By Seth DeLand and Rashmi Gopala Rao
As engineers dive deeper into the integration of AI into vehicle systems and workflows, they encounter a series of formidable challenges. AI is no longer a standalone entity but a vital component that must seamlessly merge with adjacent systems. This necessitates the integration of AI algorithms within a simulation framework, a crucial step in comprehending their impact and functionality.
At a fundamental level, there exist three pivotal points of intersection between AI and simulation. Firstly, the quandary of inadequate data, which prompts the use of simulation to synthesise data that may be arduous or costly to obtain. Secondly, AI models stepping in as substitutes for complex, computationally demanding high-fidelity simulations. Lastly, the utilisation of AI models in control algorithms for embedded systems. In the following discussion, we will delve into how the synergy of simulation and AI offers innovative solutions to the challenges of development time, model reliability, and data quality.
Challenge: data for training and validating AI models
Gathering real-world data and curating it into a high-quality, well-organised dataset is a laborious and time-consuming process. Furthermore, the perpetual challenge lies in keeping the training set current with the latest field data. It’s worth noting that enhancing the training data can substantially boost the accuracy of AI models. Here, simulation emerges as a valuable ally, offering a range of advantages:
Computational simulation is a more cost-effective alternative to physical experiments.
Enables the simulation of scenarios that are either challenging or hazardous to replicate in the real world.
Provides access to internal states which helps debugging an AI model.
AI tools are adept at generating simulated data that mirrors real-world scenarios. This approach not only proves more economical but also empowers engineers to conduct data simulations within the same environment where they construct their AI models, promoting automation and seamless integration.
Challenge: approximating complex systems with AI
In the realm of designing algorithms that interact with physical systems, a simulation-based model of the system, often referred to as a “plant model,” plays a pivotal role in expediting the iterative design process. While these models offer high fidelity by being constructed from first principles, they entail considerable time investments in both building and simulating. This can make the evaluation of alternative designs a time-consuming endeavour.
Enter AI, which provides a solution to this quandary by approximating the high-fidelity model of the physical system with a reduced-order AI model. These AI-based models are computationally less demanding, reduce reliance on software dependencies, and mitigate the challenges faced during co-simulation with other engineering tools.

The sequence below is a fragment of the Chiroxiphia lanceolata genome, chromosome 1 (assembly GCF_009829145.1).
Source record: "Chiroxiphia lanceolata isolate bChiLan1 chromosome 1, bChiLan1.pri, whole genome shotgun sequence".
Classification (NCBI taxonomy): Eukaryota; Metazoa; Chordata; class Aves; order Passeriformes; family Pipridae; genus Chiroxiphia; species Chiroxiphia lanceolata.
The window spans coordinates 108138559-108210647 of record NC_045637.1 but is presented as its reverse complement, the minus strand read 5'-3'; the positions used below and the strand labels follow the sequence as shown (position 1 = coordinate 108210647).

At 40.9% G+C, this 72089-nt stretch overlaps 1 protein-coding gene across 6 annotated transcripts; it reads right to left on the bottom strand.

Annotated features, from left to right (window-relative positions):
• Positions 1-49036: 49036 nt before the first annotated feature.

Recent advances in AI, such as neural Ordinary Differential Equations (ODEs), harmoniously blend AI training techniques with models infused with physics-based principles. These hybrid models prove invaluable when engineers aim to retain specific aspects of the physical system while approximating the remaining elements through a data-centric approach.
Challenge: AI for algorithm development
The domain of automotive engineering increasingly leverages simulations for algorithm development, including the creation of virtual sensors and the use of linear models and Kalman filters. However, these methods inherently exhibit limitations in capturing nonlinear behaviour. This is where AI steps in, offering the flexibility needed to model complex and nonlinear dynamics.
These AI models are deployed on performance and memory-constrained Electronic Control Units (ECUs), necessitating an evaluation of multiple models to strike the right trade-offs. Pioneering research takes this a step further by embracing reinforcement learning, not merely for learning estimators, but to comprehend and learn the entire control strategy. In addition to virtual sensors and reinforcement learning, AI algorithms find their place in embedded vision, audio processing, and signal analysis.
The Future of AI for Simulation
The future of AI and simulation in automotive engineering is nothing short of essential. These powerful tools are not just advantageous but absolutely indispensable. As the automotive industry marches towards increasingly sophisticated and complex models, the fusion of AI and simulation will become a defining factor in its success. The integration of techniques like synthetic data generation, reduced-order modelling, and embedded AI algorithms has already empowered engineers to streamline their workflows and slash development time. With the capability to develop and validate models accurately and affordably before introducing hardware into the equation, these methodologies will unquestionably dominate the landscape, setting a new standard for automotive engineering.
The authors Seth is Data Analytics Product Marketing Manager and Rashmi is Industry Marketing Manager at MathWorks.
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